A way to make sure you get paid is if one of her jobs has direct deposit, have her shoot the 150 straight into your holding account for the car money. You never feel payments that never hit your main account.

    As far as insurance, wrecks, DUIs go - she's probably a bit indifferent to her own status, and still has some teenage invincibility thinking...but...

    I covered court for a TV station for quite a while, and I've observed a phenom with things like 19 year old single moms with no insurance where they get away with it about 5 times because of Life Problems, and then one day the judge looks down and says, "This is your sixth time in here. You're gonna do some jail time."

    I'm sure she's incredibly attached to her kid, that's sort of how people are wired. Might impress on her that even a weekend in jail, while not scary to her, is handing her kid to her ex or her ex's parents or the gubamint.

    You also need to have a frank talk with your husband revolving around presenting united fronts and the fact that you will not tolerate being undermined or told you aren't a "real" parent if you're deeply fiscally involved in ways that transcend the necessary and basic.

    I would also consider exploring the father and the other set of grandparents as potential contributing or responsible parties.

    DarkewolfeV1m
  • ThundyrkatzThundyrkatz Registered User regular
    I have 2 brothers that fit the description you provided for your step daughter. Basically terrible decision makers, so I have been witness and participant to this situation over and over again for my whole life.

    The last straw for my parents was when they helped my 40 year old brother get his license and a new car. They went to court with him and paid all his outstanding fines, paid to reinstate his license, lent him money to buy a used car. Two month later, my brother was arrested for DUI and since he could not use the car he stopped paying on the loan and abandoned the car in my parents driveway. When my dad later sold the car, my brother came looking for the money as it was "his car".

    So here is the question that I have for you... What is the long term plan? Because right now you are just putting bubblegum in the dam.

    I understand you love her and the baby is an innocent bystander here, but you're enabling her behavior by helping her without holding her accountable. What happens when she wrecks the next car, or when she gets pregnant again?

    Talk to your husband and find out what he plans to do. If he intends to help her out every time she gets into trouble and take you along for the ride, then make sure you know that is the long term plan and make sure you are happy with it before you go any further.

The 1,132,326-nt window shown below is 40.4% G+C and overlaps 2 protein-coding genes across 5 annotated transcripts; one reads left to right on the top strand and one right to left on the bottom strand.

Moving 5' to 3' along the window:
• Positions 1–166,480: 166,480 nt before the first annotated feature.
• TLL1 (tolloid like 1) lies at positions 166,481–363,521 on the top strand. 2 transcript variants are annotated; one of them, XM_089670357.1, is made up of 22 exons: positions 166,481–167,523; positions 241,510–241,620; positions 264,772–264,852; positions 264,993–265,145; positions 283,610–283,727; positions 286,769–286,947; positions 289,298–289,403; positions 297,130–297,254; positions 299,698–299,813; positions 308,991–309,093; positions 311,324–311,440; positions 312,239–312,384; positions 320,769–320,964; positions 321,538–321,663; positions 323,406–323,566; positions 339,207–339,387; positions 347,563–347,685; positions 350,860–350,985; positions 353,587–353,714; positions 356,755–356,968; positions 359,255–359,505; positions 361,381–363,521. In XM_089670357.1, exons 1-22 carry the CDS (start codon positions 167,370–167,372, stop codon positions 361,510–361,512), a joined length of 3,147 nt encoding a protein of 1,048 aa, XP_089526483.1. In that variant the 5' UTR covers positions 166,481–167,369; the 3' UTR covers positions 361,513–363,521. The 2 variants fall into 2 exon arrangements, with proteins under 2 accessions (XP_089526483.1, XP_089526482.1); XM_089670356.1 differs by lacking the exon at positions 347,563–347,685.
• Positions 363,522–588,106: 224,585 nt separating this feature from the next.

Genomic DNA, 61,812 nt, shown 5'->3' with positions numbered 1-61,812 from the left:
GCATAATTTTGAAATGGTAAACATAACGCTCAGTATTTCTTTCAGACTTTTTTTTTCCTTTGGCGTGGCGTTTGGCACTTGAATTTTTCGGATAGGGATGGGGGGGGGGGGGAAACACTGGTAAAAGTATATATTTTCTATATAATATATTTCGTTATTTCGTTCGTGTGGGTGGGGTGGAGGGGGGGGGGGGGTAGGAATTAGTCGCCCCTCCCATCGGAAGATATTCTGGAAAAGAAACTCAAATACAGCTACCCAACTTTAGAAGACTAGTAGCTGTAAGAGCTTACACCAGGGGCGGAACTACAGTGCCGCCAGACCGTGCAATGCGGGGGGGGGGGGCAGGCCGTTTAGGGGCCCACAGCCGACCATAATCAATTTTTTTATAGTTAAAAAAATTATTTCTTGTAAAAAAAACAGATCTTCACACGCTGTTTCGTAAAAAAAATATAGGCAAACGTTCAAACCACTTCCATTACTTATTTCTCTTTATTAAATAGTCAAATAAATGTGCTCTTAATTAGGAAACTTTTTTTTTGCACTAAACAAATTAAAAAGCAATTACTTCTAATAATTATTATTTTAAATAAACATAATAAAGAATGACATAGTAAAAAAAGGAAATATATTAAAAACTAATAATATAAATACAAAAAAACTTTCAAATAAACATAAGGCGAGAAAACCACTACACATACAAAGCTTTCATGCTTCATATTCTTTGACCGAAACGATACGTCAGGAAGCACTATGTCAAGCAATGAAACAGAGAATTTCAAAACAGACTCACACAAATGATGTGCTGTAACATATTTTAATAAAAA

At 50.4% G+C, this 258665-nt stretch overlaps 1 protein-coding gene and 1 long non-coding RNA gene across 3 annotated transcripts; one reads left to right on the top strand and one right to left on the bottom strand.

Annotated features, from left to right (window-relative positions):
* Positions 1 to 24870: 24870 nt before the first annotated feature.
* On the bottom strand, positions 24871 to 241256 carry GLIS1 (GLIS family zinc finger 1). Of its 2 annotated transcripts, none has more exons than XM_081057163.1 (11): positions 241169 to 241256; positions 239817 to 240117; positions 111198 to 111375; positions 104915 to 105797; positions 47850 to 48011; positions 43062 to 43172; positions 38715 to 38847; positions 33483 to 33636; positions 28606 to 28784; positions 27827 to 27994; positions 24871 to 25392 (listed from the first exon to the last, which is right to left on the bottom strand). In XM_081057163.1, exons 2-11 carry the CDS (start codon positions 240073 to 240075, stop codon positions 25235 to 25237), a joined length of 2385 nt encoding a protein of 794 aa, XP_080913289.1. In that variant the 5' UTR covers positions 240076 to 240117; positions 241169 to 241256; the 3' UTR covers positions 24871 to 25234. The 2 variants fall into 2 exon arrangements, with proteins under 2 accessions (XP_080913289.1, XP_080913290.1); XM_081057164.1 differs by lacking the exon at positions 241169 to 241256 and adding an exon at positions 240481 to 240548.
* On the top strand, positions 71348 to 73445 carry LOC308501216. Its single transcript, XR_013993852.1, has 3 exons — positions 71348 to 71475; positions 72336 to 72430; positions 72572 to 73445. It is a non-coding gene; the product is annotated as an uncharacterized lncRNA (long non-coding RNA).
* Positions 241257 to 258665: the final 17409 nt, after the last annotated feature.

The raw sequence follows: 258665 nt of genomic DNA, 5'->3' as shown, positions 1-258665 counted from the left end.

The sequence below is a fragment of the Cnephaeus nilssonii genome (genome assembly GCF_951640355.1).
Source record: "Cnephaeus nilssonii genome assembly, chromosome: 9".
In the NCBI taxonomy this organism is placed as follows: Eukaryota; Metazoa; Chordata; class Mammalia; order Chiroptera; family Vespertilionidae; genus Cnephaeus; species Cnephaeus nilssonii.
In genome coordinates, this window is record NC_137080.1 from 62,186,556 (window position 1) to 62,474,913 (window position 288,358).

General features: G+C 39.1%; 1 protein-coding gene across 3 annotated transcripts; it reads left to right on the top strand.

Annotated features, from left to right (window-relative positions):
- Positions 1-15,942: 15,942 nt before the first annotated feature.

I don't know what the answer is for you, there is no good solution if the person in question doesn't want to change.

    Pacificstar
  • EncEnc A Fool with Compassion Pronouns: He, Him, HisRegistered User regular
    Honestly, at this stage I think it would be fair to put the conditions upon her to determine if another car would be found. Since she wrecked the last one and it still has an outstanding debt on it, what I would do is the following:
    • Itemize the debt from the previous car, see how much is left on the loan and what your monthly payment on it is.
    • Make a payment schedule that requires teh daughter to pay a portion of that debt each month (probably not all of it given where she is in life, but enough to where it is something she has to plan for and arround without breaking her ability to care for herself or her child)
    • Make any future loan conditional on meeting our those payments every month for six months, with retaining the vehicle conditional on ~continuing~ those payments each month until the debt is satisfied.

    This way she is having to take agency for her actions, she has a trial period to show if she actually is serious about it, and also has the added benefit of forcing her to use mass transit for half a year (minimum) so that when she gets the car at the end of the agreement she will better appreciate what it actually means to have a car.

  • JohnnyCacheJohnnyCache Starting Defense Registered User regular
    Another solution, honestly, is to not have her working for 10 or 12 an hour and paying out 50%+ of it for childcare, but rather offer her community college (while living at home).

Sign In or Register to comment.